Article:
I hope I haven't let him down.
I felt quite humble that so many people came to Towcester and I know none were relishing the prospect of coming to Southwell for one ride in the last with me today.
It was going to happen at some stage and I thought the race had got away from Mountain Tunes at the third last, but sometimes, 4,000 or not, you have to do what's right by the horse and I wanted him to finish his race well. It wasn't the best ride I've given a horse, but he ended up making me look good.
He was a bit green, there were a few more people here today than there were at the point-to-point he won in rural Ireland I don't doubt, and all this was a bit new to him but he's a young horse with a future.
I never for a moment felt any pressure or thought about the crowd or family watching. Until five strides before the winning post it was just a normal race at Towcester.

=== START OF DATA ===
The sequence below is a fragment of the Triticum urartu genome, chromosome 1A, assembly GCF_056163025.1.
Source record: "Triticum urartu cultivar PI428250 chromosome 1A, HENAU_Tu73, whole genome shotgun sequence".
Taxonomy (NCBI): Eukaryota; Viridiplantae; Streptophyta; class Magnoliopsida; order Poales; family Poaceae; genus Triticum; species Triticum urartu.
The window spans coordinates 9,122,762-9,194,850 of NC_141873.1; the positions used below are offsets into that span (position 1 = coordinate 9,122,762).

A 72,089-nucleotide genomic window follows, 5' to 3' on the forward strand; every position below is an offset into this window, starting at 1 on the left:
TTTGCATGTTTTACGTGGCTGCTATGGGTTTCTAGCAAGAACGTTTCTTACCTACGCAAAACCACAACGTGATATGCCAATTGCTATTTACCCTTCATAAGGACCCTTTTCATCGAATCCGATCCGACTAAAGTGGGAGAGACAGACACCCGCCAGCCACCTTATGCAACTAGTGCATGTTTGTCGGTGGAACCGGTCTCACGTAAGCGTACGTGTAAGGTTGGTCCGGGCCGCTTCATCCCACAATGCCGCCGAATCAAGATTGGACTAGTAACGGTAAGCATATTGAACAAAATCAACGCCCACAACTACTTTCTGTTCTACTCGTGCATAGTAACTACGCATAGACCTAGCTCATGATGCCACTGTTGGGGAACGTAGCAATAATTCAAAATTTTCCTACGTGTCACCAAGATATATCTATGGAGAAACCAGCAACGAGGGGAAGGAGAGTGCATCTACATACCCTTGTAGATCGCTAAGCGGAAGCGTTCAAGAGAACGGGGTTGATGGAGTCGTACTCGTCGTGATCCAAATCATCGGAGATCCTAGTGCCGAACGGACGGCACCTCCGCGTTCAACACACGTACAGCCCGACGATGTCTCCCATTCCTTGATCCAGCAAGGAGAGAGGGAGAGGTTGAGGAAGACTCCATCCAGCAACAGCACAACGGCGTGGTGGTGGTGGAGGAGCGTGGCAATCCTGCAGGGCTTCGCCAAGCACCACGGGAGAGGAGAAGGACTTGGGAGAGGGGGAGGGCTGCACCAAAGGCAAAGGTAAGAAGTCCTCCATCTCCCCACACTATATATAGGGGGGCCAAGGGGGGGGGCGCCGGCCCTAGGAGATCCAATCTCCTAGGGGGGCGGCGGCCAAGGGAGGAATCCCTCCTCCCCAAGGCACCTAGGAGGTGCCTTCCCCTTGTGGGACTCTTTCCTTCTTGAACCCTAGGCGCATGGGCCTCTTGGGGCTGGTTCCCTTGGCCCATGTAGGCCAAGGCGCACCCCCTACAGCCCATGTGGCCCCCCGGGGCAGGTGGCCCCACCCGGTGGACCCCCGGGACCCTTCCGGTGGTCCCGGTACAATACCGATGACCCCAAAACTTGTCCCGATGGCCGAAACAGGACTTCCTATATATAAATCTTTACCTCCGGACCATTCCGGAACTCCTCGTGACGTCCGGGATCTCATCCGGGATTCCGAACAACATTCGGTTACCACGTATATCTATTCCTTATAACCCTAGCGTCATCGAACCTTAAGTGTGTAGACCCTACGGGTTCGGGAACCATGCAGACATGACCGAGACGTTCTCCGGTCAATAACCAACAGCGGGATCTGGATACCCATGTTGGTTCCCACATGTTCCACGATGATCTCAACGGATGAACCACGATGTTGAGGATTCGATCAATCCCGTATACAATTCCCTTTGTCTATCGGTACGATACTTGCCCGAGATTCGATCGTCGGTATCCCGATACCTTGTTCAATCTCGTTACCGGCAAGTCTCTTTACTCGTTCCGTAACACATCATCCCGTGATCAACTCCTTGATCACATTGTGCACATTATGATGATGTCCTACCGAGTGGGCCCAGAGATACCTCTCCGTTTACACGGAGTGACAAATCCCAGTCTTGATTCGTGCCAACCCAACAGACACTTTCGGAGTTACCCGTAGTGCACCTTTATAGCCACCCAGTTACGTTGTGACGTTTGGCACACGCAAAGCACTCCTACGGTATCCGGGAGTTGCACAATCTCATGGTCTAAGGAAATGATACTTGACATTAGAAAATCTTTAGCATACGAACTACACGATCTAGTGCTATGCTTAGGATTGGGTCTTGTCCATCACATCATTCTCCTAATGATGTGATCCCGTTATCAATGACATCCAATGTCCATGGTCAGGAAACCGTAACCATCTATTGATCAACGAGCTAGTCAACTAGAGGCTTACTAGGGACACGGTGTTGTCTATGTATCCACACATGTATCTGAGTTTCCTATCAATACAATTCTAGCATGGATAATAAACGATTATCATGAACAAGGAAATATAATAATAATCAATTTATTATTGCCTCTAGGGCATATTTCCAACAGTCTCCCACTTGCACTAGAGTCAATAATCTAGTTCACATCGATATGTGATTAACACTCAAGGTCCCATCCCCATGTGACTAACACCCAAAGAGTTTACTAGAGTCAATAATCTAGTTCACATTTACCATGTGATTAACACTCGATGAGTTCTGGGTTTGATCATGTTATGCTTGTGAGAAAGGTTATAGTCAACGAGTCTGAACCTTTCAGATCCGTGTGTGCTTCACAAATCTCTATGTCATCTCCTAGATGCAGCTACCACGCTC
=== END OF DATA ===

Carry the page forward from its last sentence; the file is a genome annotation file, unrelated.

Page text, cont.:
Really it's about the horses, all 4,000 of them, not me. You can't do it without the horses and they are big players in the sport and the lads who look after them rarely get a mention. They are fantastic animals and most people come to see them not us. I am very lucky to have spent my working life with them – they are what attracted me to the sport in the first place.
This is the one sport where there is no place for arrogance or complacency because you are up there one minute and dumped on your backside the next. I feel like I'm one of the lads in the weighing room and, I hope, they feel the same about me and don't treat me any different. It's a tough sport and longevity in it requires a lot of luck and you have to work hard.
Someone was saying I was also the most experienced jump jockey there has ever been, because I've had the most rides. But never a day go past in this sport when I don't learn something new and the person who reckons any different is wrong.
Essentially I am a dreamer. When I started I dreamed I'd be champion because it is a sport which is all about the people who win the most. I have a fear of not winning and have felt like that for the last 17 years. When I got to 3,000 I dreamed I'd get to 4,000. Suddenly 5,000 does not look quite so far away. You've got to have targets after all. (© Daily Telegraph, london)